Research Article: Improving extracellular production of Serratia marcescens lytic polysaccharide monooxygenase CBP21 and Aeromonas veronii B565 chitinase Chi92 in Escherichia coli and their synergism

Date Published: September 7, 2017

Publisher: Springer Berlin Heidelberg

Author(s): Yalin Yang, Juan Li, Xuewei Liu, Xingliang Pan, Junxiu Hou, Chao Ran, Zhigang Zhou.

http://doi.org/10.1186/s13568-017-0470-6

Abstract

Lytic polysaccharide monooxygenases (LPMOs) can oxidize recalcitrant polysaccharides and boost the conversion of the second most abundant polysaccharide chitin by chitinase. In this study, we aimed to achieve the efficient extracellular production of Serratia marcescens LPMO CBP21 and Aeromonas veronii B565 chitinase Chi92 by Escherichia coli. Twelve signal peptides reported with high secretion efficiency were screened to assess the extracellular production efficiency of CBP21 and Chi92, with glycine used as a medium supplement. The results showed that PelB was the most productive signal peptide for the extracellular production of CBP21 and Chi92 in E. coli. Furthermore, CBP21 facilitated the degradation of the three chitin substrates (colloidal chitin, β-chitin, and α-chitin) by Chi92. This study will be valuable for the industrial production and application of the two enzymes for chitin degradation.

Partial Text

Chitin, a water insoluble poly-β-1,4-N-acetylglucosamine, is the second most abundant natural polysaccharide and is widely distributed in organisms such as fungi, arthropods and nematodes. Chitooligosaccharides (COS), the degraded products of chitin, have attracted increasing interest because of their physicochemical properties and potential food and pharmaceutical applications (Zou et al. 2016).

Signal peptides showed large variations in secretion efficiencies, depending on the nature of the secreted protein. A suitable signal peptide for one protein may not be efficient for another protein (Low et al. 2013). A similar outcome was obtained in the present study, all 12 selected signal peptides increased the production level of Chi92 in varying degrees, whereas only four signal peptides, including PelB, CBHI, SacB and XCs, increased the production level of CBP21. Without glycine addition, StII, LMSEA, LSEA-mut and XCs can efficiently improve the release of intracellular Chi92 to culture media, while only PelB can promote the release of CBP21 to culture media with high efficiency. The cleavage efficiency of the signal peptide affects protein secretion levels (Low et al. 2013). Interleukin-2 production in E. coli periplasm was increased drastically by a single amino acid substitution in OmpA cleavage site (Robbens et al. 2006). Substitution of the Staphylococcus staphilococcic enterotoxin A leader sequence of Val–Asn–Gly with a conserved E. coli signal peptidase recognition sequence of Ala–Ser–Ala significantly increased enterotoxin A secretion to the periplasm (Manuvera et al. 2010). The modified signal peptide (OmpASIL2 and LSEA-mut) and their respective controls (WompA and LMSEA) reported previously (Manuvera et al. 2010; Robbens et al. 2006) were also used for the secretion of CBP21 or Chi92, but the reported improvements in efficiency were not observed in CBP21 or Chi92, which is consistent with the variation in secretion efficiency of signal peptides for different proteins. The effects of glycine on the extracellular production of various signal peptides are also different. Glycine addition can significantly improve the extracellular production of Chi92 fused with PelB, WOmpA, OmpASIL2, gIII or LMSEA, but can’t improve the extracellular production of StII- and CBHI-fused Chi92. This may be due to the differences in the ability of the different signal peptides to transport protein to periplasm.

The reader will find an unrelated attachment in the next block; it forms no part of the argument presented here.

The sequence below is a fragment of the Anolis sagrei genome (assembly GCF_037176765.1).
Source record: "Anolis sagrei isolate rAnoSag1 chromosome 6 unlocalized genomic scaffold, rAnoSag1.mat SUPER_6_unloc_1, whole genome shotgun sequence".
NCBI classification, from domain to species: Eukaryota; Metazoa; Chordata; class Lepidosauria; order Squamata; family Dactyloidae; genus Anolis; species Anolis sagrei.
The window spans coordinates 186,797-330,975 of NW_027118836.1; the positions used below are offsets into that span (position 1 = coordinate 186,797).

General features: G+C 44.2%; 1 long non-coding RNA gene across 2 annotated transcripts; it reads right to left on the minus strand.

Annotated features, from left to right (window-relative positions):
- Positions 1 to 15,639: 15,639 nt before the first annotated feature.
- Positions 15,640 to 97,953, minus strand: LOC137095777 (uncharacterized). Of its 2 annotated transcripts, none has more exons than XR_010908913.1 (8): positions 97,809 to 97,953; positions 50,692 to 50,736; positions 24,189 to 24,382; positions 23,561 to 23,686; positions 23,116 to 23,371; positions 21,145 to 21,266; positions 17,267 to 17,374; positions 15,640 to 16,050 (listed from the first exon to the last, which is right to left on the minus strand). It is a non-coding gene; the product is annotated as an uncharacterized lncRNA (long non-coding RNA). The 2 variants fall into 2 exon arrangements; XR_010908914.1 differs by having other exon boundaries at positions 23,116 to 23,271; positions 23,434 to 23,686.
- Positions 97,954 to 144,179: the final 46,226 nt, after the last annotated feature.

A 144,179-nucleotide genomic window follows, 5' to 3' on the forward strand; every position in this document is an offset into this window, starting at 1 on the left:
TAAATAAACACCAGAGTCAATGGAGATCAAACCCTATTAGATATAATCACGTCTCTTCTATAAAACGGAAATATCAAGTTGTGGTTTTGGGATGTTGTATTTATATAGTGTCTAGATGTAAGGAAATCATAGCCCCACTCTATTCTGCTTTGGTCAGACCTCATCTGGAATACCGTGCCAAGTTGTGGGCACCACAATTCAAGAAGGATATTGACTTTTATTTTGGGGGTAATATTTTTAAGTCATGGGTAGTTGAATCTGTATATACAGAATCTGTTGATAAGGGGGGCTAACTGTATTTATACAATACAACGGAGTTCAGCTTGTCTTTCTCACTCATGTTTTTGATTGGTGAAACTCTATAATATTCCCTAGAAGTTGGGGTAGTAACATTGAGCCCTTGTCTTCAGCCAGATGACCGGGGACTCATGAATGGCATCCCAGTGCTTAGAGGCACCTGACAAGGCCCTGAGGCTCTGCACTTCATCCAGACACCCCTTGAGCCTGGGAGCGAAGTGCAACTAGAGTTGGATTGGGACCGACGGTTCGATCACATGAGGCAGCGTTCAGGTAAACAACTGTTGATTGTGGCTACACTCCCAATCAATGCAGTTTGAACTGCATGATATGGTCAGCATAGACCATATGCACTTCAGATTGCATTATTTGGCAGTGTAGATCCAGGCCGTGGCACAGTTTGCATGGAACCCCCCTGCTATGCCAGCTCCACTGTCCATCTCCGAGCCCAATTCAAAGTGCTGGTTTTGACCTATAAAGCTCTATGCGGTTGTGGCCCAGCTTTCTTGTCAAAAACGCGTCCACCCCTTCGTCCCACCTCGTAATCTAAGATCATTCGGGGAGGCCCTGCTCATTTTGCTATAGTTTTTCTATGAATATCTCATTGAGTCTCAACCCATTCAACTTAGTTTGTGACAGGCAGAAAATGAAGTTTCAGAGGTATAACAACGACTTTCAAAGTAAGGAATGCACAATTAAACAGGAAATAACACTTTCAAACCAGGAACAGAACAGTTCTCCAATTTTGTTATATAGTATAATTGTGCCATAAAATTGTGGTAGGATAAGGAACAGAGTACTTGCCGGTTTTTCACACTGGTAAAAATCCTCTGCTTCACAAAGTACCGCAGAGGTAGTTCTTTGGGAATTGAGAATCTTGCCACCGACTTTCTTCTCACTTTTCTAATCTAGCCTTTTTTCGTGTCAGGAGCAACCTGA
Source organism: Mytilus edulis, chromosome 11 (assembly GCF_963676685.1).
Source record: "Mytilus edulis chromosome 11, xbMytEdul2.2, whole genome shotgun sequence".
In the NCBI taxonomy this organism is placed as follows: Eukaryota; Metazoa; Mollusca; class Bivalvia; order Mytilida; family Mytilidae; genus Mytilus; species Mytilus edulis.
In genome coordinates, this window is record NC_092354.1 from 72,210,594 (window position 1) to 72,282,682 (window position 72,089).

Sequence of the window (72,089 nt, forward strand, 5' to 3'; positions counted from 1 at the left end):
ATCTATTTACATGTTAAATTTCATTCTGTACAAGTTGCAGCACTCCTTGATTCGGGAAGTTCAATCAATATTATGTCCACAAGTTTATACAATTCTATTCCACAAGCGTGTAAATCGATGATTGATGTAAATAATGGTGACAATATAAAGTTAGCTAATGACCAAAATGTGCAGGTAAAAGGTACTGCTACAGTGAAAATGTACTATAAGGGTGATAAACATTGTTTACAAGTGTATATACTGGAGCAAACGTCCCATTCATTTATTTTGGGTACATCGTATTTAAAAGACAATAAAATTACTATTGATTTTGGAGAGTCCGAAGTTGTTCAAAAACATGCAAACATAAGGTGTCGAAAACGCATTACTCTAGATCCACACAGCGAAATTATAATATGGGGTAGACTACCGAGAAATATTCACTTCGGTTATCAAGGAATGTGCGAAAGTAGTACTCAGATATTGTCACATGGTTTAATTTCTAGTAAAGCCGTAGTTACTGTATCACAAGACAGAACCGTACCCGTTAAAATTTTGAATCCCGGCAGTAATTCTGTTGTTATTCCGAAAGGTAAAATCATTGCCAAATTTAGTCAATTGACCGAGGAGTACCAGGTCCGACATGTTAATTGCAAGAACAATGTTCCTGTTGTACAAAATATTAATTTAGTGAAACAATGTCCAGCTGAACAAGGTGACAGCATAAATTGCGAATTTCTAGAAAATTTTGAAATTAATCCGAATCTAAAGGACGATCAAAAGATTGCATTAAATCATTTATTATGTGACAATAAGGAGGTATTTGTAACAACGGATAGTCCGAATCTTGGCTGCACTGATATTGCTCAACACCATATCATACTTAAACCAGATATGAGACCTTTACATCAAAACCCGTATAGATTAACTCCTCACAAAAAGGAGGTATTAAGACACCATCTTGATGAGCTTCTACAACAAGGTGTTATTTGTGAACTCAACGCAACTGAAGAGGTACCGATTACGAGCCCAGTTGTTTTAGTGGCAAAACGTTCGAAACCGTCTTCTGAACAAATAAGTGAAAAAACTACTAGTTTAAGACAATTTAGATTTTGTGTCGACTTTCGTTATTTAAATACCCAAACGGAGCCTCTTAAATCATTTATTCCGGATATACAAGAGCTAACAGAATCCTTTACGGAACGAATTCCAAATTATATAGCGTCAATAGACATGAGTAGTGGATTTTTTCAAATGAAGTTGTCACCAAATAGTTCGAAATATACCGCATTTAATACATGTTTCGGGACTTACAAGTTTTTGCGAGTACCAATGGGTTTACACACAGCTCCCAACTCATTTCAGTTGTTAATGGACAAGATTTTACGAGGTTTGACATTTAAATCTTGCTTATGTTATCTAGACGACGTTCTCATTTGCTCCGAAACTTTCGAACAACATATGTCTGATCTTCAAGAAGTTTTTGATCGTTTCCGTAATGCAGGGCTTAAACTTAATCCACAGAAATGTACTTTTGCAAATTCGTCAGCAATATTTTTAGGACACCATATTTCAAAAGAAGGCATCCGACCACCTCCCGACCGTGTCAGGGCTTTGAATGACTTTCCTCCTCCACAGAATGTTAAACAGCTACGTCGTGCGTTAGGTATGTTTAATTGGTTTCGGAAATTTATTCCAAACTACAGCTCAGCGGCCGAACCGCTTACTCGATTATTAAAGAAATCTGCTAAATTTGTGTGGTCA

Source:

http://doi.org/10.1186/s13568-017-0470-6

 

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